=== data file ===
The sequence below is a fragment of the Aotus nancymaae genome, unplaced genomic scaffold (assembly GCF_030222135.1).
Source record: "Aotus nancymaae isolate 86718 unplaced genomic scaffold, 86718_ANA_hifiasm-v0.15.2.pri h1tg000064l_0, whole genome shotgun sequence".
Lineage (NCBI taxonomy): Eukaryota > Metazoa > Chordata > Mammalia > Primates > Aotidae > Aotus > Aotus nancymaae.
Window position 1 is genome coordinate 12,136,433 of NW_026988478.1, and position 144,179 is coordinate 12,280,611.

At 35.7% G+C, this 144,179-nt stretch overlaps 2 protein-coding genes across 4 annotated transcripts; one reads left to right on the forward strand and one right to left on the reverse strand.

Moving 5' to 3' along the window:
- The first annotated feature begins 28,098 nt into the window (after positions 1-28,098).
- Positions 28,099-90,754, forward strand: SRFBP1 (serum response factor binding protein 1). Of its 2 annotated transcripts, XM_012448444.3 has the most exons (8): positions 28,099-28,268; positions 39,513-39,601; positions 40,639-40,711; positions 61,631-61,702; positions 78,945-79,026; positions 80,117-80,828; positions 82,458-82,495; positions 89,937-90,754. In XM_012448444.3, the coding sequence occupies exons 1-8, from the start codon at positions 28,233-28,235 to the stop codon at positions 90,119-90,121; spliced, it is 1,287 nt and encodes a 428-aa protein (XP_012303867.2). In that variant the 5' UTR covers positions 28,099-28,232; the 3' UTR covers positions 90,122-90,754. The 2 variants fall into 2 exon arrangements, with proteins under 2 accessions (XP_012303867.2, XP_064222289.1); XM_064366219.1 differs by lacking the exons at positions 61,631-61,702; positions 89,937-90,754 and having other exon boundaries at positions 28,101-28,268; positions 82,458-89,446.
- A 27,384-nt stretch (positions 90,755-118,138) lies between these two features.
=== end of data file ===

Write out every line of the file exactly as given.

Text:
The sequence below is a fragment of the Aotus nancymaae genome, unplaced genomic scaffold (assembly GCF_030222135.1).
Source record: "Aotus nancymaae isolate 86718 unplaced genomic scaffold, 86718_ANA_hifiasm-v0.15.2.pri h1tg000064l_0, whole genome shotgun sequence".
Lineage (NCBI taxonomy): Eukaryota > Metazoa > Chordata > Mammalia > Primates > Aotidae > Aotus > Aotus nancymaae.
Window position 1 is genome coordinate 12,136,433 of NW_026988478.1, and position 144,179 is coordinate 12,280,611.

At 35.7% G+C, this 144,179-nt stretch overlaps 2 protein-coding genes across 4 annotated transcripts; one reads left to right on the forward strand and one right to left on the reverse strand.

Moving 5' to 3' along the window:
- The first annotated feature begins 28,098 nt into the window (after positions 1-28,098).
- Positions 28,099-90,754, forward strand: SRFBP1 (serum response factor binding protein 1). Of its 2 annotated transcripts, XM_012448444.3 has the most exons (8): positions 28,099-28,268; positions 39,513-39,601; positions 40,639-40,711; positions 61,631-61,702; positions 78,945-79,026; positions 80,117-80,828; positions 82,458-82,495; positions 89,937-90,754. In XM_012448444.3, the coding sequence occupies exons 1-8, from the start codon at positions 28,233-28,235 to the stop codon at positions 90,119-90,121; spliced, it is 1,287 nt and encodes a 428-aa protein (XP_012303867.2). In that variant the 5' UTR covers positions 28,099-28,232; the 3' UTR covers positions 90,122-90,754. The 2 variants fall into 2 exon arrangements, with proteins under 2 accessions (XP_012303867.2, XP_064222289.1); XM_064366219.1 differs by lacking the exons at positions 61,631-61,702; positions 89,937-90,754 and having other exon boundaries at positions 28,101-28,268; positions 82,458-89,446.
- A 27,384-nt stretch (positions 90,755-118,138) lies between these two features.